The story proceeds that when Gautama Buddha’s former companions at the Mrgadava see him approaching they resolve not to greet him or to stand in acknowledgement. They bore resentment that Buddha had denied his past ascetic lifestyle. Resolve flies from them for they are overcome by his bearing and radiance, and the ascetics rise to greet him with respect and humility. He is received as one who has attained the state of a ‘further-man’, one who by his self-attainment of enlightenment is worthy to be their teacher; a Buddha, by definition, is a teacher. From there matters and the teachings of the ways of Buddhism evolved, for it too suffered its share of schisms; starting with that of the Theravadins ‘Followers of the Teaching of the Elders’ and the Mahasanghikas the ‘Great Community’, these schools coming into being in 383 BCE, one hundred years after Buddha’s death. Theravadins claim to adhere to the unadulterated teachings of Gautama Buddha. Such, that things are now where they are. And will move from.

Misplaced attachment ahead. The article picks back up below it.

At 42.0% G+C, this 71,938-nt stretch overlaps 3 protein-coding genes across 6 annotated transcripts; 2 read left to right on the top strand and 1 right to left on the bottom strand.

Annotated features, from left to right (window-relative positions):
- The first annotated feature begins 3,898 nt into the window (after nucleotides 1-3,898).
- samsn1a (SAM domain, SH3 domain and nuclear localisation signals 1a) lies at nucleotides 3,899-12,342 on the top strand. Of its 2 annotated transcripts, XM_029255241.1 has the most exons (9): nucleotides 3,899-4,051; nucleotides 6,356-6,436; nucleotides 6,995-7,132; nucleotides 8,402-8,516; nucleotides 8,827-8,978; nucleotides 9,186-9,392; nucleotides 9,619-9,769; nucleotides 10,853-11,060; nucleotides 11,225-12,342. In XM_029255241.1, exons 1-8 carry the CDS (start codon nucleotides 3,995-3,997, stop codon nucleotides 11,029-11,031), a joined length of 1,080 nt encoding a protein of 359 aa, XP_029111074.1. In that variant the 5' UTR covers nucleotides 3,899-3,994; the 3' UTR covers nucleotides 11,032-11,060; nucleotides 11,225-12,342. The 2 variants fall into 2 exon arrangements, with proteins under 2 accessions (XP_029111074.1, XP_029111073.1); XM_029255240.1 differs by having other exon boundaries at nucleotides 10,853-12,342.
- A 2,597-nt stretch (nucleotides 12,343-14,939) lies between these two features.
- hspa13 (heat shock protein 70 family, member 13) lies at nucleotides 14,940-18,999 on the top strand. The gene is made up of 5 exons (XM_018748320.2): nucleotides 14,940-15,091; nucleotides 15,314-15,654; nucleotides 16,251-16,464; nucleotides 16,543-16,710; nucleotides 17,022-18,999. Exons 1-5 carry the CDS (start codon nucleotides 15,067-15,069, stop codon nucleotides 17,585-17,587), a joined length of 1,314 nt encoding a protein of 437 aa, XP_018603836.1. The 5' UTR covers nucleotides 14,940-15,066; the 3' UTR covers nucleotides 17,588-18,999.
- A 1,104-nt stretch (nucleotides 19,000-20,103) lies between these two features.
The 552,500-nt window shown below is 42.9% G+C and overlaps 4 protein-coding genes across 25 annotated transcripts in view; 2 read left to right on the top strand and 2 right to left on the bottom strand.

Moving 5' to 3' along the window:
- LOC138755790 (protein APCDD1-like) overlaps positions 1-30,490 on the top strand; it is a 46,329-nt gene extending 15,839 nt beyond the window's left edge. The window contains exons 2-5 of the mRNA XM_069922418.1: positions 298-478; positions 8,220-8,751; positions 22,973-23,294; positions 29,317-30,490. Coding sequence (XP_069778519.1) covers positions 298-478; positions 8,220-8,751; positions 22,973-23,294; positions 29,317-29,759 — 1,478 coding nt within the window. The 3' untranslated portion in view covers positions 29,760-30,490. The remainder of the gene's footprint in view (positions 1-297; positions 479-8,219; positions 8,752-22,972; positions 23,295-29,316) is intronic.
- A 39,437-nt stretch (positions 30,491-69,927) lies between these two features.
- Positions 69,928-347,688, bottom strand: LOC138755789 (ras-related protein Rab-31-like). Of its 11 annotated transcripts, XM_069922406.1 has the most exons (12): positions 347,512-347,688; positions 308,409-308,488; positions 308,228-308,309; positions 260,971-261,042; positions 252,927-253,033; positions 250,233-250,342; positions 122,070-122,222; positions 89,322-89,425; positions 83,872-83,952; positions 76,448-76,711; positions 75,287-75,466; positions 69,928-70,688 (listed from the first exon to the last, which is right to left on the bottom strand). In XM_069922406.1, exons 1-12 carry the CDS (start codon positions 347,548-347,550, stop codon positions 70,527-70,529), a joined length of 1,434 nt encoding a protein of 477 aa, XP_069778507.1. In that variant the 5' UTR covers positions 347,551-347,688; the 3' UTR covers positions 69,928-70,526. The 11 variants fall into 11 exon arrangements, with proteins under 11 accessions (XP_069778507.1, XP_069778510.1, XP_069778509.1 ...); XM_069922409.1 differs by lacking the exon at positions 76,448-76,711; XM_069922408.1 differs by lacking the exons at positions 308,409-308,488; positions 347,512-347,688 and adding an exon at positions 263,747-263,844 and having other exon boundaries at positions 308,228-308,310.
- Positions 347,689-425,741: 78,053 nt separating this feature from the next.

So I too came to Sarnath, the modern name for the Rsipatana Mrgadava, the Isipatana of the Pali Canon; the ‘Tripitaka’, this being the standard collection of scripture in the Theravada Buddhist tradition, as represented in the Pali language. But Mughal invaders in the 12th and 16th centuries had preceded me and had wrought much mischief during their visitations. The Mahavamsa, a historical poem written in the Pali language, states that a large community of Buddhist monks were living at Sarnath during the 2nd Century BCE. It became a major centre of the Sammatiya school of Buddhism, but later versions such as Vajrayana Buddhism were also taught there. Originally known as the Sri-Saddharmacakra Jinavihara, ‘The Victor’s Monastery of the Revered Wheel of the Good Law’, or more simply the Dharmacakra Jinavihara, the monastery fell into disuse during the Islamic period, its ruined buildings being mined as a source of bricks for the construction of roads, bridges, and even a bazaar, the Jagatganj. There is also evidence of the wilful use of fire to destroy buildings. Even so monks occasionally found their way there, for even in its ruined state Sarnath never lost its Buddhist significance.